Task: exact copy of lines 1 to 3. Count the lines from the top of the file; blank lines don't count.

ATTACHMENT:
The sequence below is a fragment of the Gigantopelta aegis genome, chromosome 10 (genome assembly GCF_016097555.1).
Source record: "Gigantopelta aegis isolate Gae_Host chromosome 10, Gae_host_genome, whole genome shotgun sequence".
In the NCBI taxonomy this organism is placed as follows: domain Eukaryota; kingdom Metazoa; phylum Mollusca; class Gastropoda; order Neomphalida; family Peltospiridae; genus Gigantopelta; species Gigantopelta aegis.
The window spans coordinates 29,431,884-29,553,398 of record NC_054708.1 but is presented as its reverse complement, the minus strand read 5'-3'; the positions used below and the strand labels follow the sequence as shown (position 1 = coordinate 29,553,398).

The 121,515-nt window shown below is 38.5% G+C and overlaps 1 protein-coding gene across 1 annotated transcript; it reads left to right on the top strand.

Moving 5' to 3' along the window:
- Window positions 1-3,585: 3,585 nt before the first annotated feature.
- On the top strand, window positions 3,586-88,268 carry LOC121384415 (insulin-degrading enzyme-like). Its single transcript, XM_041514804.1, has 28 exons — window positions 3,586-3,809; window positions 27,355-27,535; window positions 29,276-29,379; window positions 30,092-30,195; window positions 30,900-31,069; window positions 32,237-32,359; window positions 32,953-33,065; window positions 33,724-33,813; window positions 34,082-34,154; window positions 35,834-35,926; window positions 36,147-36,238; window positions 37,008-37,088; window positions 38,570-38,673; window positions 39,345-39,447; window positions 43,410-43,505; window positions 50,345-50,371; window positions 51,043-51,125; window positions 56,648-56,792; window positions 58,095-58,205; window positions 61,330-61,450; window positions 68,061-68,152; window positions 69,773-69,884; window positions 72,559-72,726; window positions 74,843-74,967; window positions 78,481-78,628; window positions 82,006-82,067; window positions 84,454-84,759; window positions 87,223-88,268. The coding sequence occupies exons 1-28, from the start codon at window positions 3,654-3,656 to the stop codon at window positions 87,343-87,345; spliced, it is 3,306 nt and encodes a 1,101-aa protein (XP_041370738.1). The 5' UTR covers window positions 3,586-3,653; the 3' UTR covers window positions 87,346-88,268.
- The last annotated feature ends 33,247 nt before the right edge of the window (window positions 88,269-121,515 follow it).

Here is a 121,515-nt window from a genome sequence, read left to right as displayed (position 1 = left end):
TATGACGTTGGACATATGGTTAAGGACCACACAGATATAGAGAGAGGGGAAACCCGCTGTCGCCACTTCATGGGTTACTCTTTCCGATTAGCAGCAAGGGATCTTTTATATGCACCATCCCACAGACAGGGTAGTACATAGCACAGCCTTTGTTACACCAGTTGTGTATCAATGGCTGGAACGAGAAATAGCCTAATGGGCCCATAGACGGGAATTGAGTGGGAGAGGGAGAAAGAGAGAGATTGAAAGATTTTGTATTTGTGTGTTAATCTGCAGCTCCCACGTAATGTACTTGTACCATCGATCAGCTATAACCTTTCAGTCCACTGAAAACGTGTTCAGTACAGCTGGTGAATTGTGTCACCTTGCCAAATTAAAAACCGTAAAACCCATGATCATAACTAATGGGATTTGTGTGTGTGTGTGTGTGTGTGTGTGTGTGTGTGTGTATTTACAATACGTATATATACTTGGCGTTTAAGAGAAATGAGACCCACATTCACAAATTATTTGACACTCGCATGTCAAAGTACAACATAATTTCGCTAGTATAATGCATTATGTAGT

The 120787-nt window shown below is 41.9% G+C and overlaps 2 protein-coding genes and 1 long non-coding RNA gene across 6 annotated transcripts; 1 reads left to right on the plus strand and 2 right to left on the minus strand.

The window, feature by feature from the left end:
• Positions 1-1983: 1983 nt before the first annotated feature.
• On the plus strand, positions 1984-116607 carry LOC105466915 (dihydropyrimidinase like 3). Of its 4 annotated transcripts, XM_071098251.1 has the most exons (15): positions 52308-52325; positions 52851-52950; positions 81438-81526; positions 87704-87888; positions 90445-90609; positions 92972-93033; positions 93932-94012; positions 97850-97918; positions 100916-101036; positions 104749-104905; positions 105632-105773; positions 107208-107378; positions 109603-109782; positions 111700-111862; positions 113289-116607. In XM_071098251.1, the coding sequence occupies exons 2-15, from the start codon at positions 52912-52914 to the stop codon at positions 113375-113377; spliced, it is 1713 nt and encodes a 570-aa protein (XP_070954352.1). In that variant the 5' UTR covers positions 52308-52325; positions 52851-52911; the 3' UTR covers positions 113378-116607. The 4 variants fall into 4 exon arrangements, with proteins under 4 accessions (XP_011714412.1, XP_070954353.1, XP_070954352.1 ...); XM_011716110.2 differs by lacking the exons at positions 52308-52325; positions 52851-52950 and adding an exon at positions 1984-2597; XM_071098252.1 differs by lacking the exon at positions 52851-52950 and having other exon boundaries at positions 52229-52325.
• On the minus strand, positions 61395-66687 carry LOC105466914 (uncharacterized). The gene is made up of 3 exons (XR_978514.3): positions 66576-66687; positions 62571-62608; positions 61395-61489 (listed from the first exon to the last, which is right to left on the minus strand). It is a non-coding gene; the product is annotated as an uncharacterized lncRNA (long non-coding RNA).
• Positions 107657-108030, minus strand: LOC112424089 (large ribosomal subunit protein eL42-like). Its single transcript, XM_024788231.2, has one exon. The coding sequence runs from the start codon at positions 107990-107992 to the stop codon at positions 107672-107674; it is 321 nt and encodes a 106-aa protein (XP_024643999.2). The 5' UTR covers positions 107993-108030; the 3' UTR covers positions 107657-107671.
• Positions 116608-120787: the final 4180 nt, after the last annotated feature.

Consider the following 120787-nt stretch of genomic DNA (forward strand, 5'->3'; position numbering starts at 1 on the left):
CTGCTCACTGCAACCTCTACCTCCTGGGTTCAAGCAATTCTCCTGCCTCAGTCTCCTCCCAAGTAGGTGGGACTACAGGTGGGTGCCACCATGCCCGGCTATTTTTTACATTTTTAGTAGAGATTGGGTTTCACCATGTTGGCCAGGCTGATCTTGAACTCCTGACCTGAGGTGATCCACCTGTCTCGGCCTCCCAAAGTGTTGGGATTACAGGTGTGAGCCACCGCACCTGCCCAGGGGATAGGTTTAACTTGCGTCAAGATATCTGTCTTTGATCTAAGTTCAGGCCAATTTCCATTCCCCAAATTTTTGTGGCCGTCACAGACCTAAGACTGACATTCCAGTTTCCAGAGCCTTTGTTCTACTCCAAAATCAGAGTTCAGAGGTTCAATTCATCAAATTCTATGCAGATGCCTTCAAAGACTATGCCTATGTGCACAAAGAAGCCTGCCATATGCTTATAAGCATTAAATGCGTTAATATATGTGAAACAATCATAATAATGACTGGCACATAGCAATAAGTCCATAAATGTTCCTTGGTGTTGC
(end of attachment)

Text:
The sequence below is a fragment of the Gigantopelta aegis genome, chromosome 10 (genome assembly GCF_016097555.1).
Source record: "Gigantopelta aegis isolate Gae_Host chromosome 10, Gae_host_genome, whole genome shotgun sequence".
In the NCBI taxonomy this organism is placed as follows: domain Eukaryota; kingdom Metazoa; phylum Mollusca; class Gastropoda; order Neomphalida; family Peltospiridae; genus Gigantopelta; species Gigantopelta aegis.